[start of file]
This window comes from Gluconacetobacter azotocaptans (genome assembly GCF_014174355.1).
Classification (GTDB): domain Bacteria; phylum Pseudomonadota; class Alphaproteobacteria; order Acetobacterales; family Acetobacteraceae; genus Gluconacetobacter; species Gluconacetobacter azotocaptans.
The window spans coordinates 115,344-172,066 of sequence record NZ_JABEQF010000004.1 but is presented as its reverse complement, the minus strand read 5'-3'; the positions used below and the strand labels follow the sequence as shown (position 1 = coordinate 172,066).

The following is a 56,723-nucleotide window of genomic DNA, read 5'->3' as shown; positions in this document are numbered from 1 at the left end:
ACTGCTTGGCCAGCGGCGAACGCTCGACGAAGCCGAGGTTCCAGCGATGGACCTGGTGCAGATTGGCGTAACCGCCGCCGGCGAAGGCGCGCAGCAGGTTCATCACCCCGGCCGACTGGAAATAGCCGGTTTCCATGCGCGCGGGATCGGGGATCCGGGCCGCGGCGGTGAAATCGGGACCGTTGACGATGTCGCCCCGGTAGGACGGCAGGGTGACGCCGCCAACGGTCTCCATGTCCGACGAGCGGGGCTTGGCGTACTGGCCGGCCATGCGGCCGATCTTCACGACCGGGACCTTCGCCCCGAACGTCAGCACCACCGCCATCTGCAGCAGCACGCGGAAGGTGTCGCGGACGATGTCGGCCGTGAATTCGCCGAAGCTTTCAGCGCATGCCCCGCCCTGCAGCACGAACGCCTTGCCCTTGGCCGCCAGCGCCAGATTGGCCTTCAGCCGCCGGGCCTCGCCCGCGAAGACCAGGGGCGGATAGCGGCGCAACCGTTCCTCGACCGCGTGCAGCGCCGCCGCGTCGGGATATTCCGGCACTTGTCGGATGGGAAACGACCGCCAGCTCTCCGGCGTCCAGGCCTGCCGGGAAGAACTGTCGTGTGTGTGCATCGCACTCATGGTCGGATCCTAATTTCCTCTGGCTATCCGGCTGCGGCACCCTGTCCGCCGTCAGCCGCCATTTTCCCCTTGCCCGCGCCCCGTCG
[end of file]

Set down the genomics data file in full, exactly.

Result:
This window comes from Gluconacetobacter azotocaptans (genome assembly GCF_014174355.1).
Classification (GTDB): domain Bacteria; phylum Pseudomonadota; class Alphaproteobacteria; order Acetobacterales; family Acetobacteraceae; genus Gluconacetobacter; species Gluconacetobacter azotocaptans.
The window spans coordinates 115,344-172,066 of sequence record NZ_JABEQF010000004.1 but is presented as its reverse complement, the minus strand read 5'-3'; the positions used below and the strand labels follow the sequence as shown (position 1 = coordinate 172,066).

The following is a 56,723-nucleotide window of genomic DNA, read 5'->3' as shown; positions in this document are numbered from 1 at the left end:
ACTGCTTGGCCAGCGGCGAACGCTCGACGAAGCCGAGGTTCCAGCGATGGACCTGGTGCAGATTGGCGTAACCGCCGCCGGCGAAGGCGCGCAGCAGGTTCATCACCCCGGCCGACTGGAAATAGCCGGTTTCCATGCGCGCGGGATCGGGGATCCGGGCCGCGGCGGTGAAATCGGGACCGTTGACGATGTCGCCCCGGTAGGACGGCAGGGTGACGCCGCCAACGGTCTCCATGTCCGACGAGCGGGGCTTGGCGTACTGGCCGGCCATGCGGCCGATCTTCACGACCGGGACCTTCGCCCCGAACGTCAGCACCACCGCCATCTGCAGCAGCACGCGGAAGGTGTCGCGGACGATGTCGGCCGTGAATTCGCCGAAGCTTTCAGCGCATGCCCCGCCCTGCAGCACGAACGCCTTGCCCTTGGCCGCCAGCGCCAGATTGGCCTTCAGCCGCCGGGCCTCGCCCGCGAAGACCAGGGGCGGATAGCGGCGCAACCGTTCCTCGACCGCGTGCAGCGCCGCCGCGTCGGGATATTCCGGCACTTGTCGGATGGGAAACGACCGCCAGCTCTCCGGCGTCCAGGCCTGCCGGGAAGAACTGTCGTGTGTGTGCATCGCACTCATGGTCGGATCCTAATTTCCTCTGGCTATCCGGCTGCGGCACCCTGTCCGCCGTCAGCCGCCATTTTCCCCTTGCCCGCGCCCCGTCG